Reports of Forced Sterilizations in ICE Facility Spark Protest

Minneapolis, MN – Nearly a hundred people gathered in South Minneapolis to protest recent revelations of non-consensual hysterectomies sterilizing detained immigrant women in U.S. Immigration and Customs Enforcement (ICE) custody in Georgia.

Unicorn Riot was live for most of the protest at the Emiliano Zapata statue on E. Lake St. Watch the stream below:

Rooted in racist eugenics philosophy, the practice of forced sterilization has a deep and continuing history in the United States – often bordering on or constituting acts of genocide, particularly against Black, Indigenous, and immigrant women.

It’s not hard to find those roots when looking at a man whom the modern Western world reveres as the “Father of Gynecology”, J. Marion Sims. Statues and busts of Sims are still upheld for worship in numerous places. However, his institutional, nearly godlike, status has become controversial in the last decades as many have questioned his methods.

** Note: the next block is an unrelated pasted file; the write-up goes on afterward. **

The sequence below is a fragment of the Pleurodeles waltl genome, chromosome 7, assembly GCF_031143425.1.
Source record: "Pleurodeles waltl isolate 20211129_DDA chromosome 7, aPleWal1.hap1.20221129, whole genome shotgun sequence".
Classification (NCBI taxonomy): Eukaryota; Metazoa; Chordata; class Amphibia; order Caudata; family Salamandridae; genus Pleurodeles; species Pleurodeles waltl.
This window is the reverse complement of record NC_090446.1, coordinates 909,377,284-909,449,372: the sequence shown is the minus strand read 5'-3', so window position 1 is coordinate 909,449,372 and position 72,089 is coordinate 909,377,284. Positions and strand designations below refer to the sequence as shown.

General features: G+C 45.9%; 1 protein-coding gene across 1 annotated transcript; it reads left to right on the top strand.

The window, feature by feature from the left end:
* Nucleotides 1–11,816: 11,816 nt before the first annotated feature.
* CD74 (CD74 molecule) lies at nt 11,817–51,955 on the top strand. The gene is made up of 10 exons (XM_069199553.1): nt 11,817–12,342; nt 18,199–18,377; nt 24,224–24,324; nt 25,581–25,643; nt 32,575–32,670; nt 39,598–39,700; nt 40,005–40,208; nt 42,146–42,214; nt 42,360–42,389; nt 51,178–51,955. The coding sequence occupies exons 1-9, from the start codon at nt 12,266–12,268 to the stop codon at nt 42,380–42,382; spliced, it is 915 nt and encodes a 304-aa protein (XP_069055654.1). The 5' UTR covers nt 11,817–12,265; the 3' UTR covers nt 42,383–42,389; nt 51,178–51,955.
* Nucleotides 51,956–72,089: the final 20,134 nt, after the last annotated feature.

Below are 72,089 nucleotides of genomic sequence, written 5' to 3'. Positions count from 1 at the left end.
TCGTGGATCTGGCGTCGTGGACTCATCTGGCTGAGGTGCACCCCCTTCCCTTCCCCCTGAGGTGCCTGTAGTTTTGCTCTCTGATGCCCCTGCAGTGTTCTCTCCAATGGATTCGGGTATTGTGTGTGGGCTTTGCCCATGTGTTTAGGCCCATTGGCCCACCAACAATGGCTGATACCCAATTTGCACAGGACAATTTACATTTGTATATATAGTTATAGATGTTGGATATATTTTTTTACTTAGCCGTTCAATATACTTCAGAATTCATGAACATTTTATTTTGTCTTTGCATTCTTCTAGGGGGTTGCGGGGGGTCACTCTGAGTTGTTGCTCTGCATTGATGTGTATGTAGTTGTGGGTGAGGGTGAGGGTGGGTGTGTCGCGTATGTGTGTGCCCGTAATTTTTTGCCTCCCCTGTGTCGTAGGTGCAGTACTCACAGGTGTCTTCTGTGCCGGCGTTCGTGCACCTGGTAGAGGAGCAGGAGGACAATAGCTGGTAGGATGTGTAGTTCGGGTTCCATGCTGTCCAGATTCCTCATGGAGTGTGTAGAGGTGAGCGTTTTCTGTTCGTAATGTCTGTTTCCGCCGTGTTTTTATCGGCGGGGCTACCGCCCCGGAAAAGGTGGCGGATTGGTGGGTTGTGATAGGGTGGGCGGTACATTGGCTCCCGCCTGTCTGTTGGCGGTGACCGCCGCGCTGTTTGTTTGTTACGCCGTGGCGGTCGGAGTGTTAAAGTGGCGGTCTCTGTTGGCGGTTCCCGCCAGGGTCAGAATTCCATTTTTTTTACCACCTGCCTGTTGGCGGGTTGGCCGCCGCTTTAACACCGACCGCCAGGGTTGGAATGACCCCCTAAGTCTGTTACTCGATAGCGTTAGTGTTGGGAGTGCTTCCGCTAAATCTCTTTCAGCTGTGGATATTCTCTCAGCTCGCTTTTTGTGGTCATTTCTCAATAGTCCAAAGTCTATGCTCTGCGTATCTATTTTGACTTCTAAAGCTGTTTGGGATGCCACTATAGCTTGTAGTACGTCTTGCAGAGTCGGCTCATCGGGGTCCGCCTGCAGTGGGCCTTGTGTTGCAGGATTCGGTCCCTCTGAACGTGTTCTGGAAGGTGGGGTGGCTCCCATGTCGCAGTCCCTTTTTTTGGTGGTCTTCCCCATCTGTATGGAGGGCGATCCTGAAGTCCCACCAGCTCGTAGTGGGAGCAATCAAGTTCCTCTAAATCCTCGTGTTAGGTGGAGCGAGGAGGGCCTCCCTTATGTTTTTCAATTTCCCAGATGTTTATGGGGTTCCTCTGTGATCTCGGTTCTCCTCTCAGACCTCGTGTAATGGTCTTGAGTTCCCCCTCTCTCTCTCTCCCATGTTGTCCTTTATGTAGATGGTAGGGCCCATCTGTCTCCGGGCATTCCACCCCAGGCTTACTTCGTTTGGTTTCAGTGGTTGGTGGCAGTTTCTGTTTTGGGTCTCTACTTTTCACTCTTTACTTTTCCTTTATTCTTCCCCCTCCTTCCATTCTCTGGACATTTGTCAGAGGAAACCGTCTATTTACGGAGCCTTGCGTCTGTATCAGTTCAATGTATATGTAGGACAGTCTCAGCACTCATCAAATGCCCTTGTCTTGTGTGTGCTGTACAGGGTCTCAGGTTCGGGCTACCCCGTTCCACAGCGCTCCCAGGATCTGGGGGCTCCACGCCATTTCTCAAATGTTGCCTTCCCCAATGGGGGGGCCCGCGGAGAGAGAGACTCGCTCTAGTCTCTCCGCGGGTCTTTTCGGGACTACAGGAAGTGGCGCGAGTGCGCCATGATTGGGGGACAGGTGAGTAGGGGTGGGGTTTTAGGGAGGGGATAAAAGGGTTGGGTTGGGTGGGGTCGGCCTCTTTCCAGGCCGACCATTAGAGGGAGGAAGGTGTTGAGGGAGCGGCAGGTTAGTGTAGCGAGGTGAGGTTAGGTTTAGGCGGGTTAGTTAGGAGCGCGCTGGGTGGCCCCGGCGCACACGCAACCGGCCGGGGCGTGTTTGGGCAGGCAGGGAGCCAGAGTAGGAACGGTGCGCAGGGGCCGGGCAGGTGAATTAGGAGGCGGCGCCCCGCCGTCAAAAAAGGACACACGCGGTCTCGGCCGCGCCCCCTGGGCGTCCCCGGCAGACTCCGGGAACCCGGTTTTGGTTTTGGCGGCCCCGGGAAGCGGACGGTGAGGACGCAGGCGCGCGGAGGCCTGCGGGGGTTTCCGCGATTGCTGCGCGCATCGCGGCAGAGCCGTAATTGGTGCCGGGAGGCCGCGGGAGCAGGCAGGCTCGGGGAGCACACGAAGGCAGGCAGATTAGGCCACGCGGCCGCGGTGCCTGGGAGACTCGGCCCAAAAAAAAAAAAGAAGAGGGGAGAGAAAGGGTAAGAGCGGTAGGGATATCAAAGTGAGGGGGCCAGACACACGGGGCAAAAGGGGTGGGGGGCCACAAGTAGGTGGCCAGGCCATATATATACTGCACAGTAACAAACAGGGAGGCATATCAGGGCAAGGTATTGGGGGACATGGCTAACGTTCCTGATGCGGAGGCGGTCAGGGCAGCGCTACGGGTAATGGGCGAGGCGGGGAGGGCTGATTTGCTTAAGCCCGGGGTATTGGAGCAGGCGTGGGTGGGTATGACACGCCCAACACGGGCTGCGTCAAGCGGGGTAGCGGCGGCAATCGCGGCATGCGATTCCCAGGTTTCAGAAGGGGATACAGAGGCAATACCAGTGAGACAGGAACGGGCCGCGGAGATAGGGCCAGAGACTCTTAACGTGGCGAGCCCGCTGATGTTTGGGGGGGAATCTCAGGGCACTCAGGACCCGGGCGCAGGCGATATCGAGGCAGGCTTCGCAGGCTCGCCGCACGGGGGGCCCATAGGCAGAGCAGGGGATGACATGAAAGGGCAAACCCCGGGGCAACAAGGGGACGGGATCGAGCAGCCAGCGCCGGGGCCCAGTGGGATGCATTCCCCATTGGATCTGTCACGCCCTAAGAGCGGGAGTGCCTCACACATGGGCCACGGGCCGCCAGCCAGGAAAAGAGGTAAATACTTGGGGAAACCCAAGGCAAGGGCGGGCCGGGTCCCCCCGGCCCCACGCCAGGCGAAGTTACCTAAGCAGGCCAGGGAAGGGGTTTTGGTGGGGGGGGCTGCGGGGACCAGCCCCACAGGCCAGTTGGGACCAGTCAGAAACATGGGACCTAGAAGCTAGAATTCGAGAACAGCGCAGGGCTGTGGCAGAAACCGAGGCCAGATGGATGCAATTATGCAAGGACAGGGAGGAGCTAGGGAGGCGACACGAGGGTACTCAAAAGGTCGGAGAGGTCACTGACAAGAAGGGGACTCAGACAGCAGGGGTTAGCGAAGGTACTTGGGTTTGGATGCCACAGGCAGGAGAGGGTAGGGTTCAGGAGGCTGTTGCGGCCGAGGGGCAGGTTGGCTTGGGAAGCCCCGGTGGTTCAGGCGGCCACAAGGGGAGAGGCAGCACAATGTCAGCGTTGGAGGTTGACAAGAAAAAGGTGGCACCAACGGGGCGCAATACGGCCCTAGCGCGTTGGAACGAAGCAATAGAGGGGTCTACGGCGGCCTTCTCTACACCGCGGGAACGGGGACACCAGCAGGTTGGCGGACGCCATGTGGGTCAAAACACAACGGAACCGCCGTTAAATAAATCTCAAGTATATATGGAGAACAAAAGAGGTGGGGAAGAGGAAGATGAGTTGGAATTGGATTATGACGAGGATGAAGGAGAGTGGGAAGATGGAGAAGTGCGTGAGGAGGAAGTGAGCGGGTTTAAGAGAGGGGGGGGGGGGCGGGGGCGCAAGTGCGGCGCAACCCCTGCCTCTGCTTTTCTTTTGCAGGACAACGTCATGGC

protesters hold signs against forced sterilizations in ICE facilities
Protesters hold signs against forced sterilizations in ICE facilities during demo in Minneapolis on September 20, 2020

J. Marion Sims based his studies off of tortuous experimental procedures done on enslaved Black women in the U.S. in the mid-1800s. These sorts of racist medical malpractice continue today, as seen in recent reports alleging that ICE doctor Mahendra Amin has been acting as a “uterus collector“.

Forced tests and surgeries by white doctors on women of color and poor white women continued into the 1900s. Upwards of hundreds of thousands of women were forcibly sterilized in the U.S. through eugenic legislation during the 1900s along with one-third of the women aged 20-49 living in Puerto Rico.

organizer speaks in front of Zapata statue
Protest organizer, Isabel Lopez, speaks in front of Emiliano Zapata statue on Lake St. in Minneapolis on September 20, 2020

Sterilizations without clear intent continue to be practiced on people diagnosed with mental illness and have been prevalent in America’s prison systems. Recently, from 2006 to 2010, at least 148 women in California prisons were sterilized non-consensually, according to a 2013 investigation.